News

Upsets the order of the day during primary election

Expectations were turned on their heads in two Kitsap County political contests during Tuesday night’s primary election, as the perceived front-runners came in third and were disqualified in their respective races.

Republican Tim Matthes drew the most votes in the South Kitsap commissioner’s race, followed by Democrat Charlotte Garrido.

Monty Mahan, who was the first to declare for the seat and earned the endorsement of local mayors, came in third (See related story, page A3).

For the Kitsap County Superior Court judgeship, Jeanette Dalton had the lead with Bruce Danielson finishing second.

Greg Wall, who was endorsed by Central Kitsap Commissioner Josh Brown, Kitsap County Prosecutor Russ Hauge and several other high-profile lawyers, finished third.

Both contests are for seats that opened up with the retirement of the incumbent. And both showed wide margins that are not expected to change when all the votes are counted.

As of Thursday, Matthes led the total with 5,645 votes (42.11 percent), while Garrido drew 4,434 (33.08 percent). Mahan tallied 2,682 votes (20.01 percent), while Independent candidate Paul Nuchims, who withdrew from the race this weekend, received 624 votes (4.65 percent).

Garrido has run in the past five commissioner’s races.

After serving one term, she was defeated in the 2000 Democratic primary by Dusty Wiley, who was in turn defeated by Jan Angel.

Garrido unsuccessfully challenged Angel in 2004.

“I’ve been diligently active in the community for 31 years,” she said of her persistence. “This is a unique county, and I think I can make a difference.”

Matthes said he was “surprised and relieved” about coming in first, but said he expected to face Mahan in the general election.

He said he will run a strong campaign against Garrido, saying, “Charlotte has a strong constituency in South Kitsap but she has a history. I expect we will examine some of the votes she made as commissioner.”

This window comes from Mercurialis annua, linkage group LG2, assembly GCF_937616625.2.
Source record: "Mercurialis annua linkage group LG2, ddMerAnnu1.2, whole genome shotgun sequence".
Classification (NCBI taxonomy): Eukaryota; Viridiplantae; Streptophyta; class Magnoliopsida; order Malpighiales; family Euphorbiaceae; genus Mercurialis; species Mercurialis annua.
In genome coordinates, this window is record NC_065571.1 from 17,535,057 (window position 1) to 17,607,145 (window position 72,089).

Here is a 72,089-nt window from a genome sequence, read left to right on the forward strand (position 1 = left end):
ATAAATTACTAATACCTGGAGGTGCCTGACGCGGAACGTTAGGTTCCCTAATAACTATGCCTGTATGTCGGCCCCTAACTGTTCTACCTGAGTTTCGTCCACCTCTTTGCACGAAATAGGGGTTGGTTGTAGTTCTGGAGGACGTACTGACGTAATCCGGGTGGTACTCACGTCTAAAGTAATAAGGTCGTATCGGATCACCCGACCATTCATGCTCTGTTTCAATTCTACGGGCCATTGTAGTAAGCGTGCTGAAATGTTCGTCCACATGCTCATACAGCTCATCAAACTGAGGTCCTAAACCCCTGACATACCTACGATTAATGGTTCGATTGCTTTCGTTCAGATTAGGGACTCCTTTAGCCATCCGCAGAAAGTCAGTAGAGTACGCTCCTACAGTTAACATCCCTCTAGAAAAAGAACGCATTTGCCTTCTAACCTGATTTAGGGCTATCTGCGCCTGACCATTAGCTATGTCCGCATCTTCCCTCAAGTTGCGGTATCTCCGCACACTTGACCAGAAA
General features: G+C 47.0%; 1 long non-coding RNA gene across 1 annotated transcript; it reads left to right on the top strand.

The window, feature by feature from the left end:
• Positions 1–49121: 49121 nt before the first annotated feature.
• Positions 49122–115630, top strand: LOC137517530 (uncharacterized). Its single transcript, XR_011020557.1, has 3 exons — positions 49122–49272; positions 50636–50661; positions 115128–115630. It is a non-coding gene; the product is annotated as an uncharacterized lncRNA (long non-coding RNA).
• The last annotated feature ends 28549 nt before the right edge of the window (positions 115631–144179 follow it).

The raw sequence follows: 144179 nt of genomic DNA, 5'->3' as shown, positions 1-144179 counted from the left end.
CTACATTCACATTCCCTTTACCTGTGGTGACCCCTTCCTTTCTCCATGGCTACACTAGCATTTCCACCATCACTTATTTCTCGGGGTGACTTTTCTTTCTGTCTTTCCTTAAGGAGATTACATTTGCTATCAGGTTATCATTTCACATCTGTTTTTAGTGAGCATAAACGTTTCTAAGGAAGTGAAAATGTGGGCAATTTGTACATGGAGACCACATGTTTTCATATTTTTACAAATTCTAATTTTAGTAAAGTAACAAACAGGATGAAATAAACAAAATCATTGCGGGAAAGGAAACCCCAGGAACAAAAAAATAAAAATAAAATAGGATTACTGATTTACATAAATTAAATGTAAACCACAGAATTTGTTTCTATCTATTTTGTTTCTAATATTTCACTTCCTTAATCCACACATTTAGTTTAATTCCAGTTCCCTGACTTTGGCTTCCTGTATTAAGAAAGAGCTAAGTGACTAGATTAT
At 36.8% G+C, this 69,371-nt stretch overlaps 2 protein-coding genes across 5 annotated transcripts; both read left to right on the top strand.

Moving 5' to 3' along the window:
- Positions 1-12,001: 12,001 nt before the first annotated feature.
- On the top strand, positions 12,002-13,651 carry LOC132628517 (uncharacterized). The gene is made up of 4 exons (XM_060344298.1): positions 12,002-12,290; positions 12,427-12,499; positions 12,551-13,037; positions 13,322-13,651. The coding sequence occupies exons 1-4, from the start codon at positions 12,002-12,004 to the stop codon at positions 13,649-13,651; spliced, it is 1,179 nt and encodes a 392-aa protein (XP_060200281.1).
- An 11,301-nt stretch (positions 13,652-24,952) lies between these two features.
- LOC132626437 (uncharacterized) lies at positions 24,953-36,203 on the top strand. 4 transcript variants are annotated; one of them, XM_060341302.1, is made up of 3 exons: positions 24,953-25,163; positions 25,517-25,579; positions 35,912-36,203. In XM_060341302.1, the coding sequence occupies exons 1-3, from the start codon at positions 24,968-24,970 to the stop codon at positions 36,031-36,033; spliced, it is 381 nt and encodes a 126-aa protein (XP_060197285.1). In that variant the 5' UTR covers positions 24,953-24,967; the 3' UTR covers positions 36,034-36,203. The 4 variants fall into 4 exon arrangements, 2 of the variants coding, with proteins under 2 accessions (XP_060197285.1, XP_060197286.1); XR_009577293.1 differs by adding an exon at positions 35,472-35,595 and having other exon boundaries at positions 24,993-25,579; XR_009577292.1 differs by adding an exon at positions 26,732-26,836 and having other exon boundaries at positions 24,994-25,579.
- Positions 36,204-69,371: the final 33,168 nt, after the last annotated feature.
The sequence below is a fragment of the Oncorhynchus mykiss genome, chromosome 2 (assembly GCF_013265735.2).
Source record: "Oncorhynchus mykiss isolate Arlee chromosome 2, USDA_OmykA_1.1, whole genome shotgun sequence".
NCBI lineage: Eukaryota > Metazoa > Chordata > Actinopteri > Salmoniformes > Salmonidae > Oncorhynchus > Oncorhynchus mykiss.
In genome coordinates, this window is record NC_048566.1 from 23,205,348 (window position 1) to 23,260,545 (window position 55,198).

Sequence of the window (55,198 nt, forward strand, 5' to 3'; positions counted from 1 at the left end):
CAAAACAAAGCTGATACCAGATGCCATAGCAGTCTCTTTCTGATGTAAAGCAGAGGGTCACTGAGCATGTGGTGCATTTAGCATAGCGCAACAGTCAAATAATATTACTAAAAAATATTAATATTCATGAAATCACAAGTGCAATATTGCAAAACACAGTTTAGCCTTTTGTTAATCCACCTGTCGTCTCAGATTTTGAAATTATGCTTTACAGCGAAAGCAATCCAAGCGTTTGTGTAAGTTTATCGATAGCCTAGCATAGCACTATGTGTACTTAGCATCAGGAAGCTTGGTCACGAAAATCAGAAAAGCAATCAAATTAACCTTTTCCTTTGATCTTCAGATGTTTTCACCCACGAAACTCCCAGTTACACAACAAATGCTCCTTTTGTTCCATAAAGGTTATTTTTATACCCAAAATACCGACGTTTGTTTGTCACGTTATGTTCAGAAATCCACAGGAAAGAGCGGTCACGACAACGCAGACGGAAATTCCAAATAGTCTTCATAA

Only South Kitsap residents voted in the Tuesday primary, but the two candidates will face voters throughout the county in the fall.

Garrido is thought to have an advantage in North Kitsap and Bainbridge Island, both heavily Democratic, but Matthes does not concede these areas.

He said he will campaign heavily up north, adding, “A lot of people tell me I shouldn’t even bother with Bainbridge Island, but I think I can do well there.”

Mahan said he was surprised by the third place finish, although he was not as certain of his victory as some of his supporters. “I was nervous, but I thought things were going the right way.”

Mahan was the first to declare for the race, and had built a base of support in both parties. He is perceived as more of a centrist than Garrido, and said he would not have run against Angel — who is a Republican — had she chosen to seek another term.

He had also built a strong constituency among local leaders, and was endorsed by Bremerton Mayor Cary Bozeman and Port Orchard Mayor Lary Coppola, among others. And at a meeting with the McCormick Woods annexation committee last week, he was referred to several times as “the front runner.”

Dalton, who was the most recent entry in the judge’s race, received 16,548 (43.18 percent), followed by 12,578 (32.82 percent) for Danielson and 9,099 (23.74 percent) for Wall.

Dalton congratulated Wall for a well-run race, saying, “He is a qualified candidate and it was a pleasure appearing with him at several forums.”

Wall did not immediately concede defeat, saying Wednesday that the vote totals could change.

Neither candidate had praise for Danielson, who has declined to campaign in front of or accept money from local attorneys.

Danielson was rated as “unqualified” to be a judge by the local Bar Association, and was also the subject of two anonymous document leaks criticizing his past conduct.

While Dalton said, “The Bar Association has spoken,” she promised to run a positive campaign.

Wall was more outspoken, saying, “We don’t like Bruce because he doesn’t have the experience to be a judge. He is a collection agency lawyer. And his whole schtick is anti-lawyer and anti-court. The legal profession is an honorable one, and we don’t like hearing these things from someone who wants to be judge.”

Danielson has not sought Bar endorsements or contributions, but he does not characterize himself as “anti-lawyer.”

And in a counter to Wall’s “honorable profession” designation, both of the recent anonymous critics of Danielson were identified as members of the legal community.

With Danielson’s second-place finish, the Wall and Dalton forces will join together to ensure his defeat.

“I have the best experience and the qualifications to be a judge,” she said. “I have already been tested. And I trust the voters to elect the candidate who is most highly qualified.”

Danielson said he thought Wall would get more votes but was not surprised by his own showing.

“I am receiving support from across the board and from many different sources,” he said. “My message is resonating.”

He said his message included the restructuring of court procedures and the equal application of the law, but acknowledged that he operated outside of the mainstream of the Kitsap County legal establishment.

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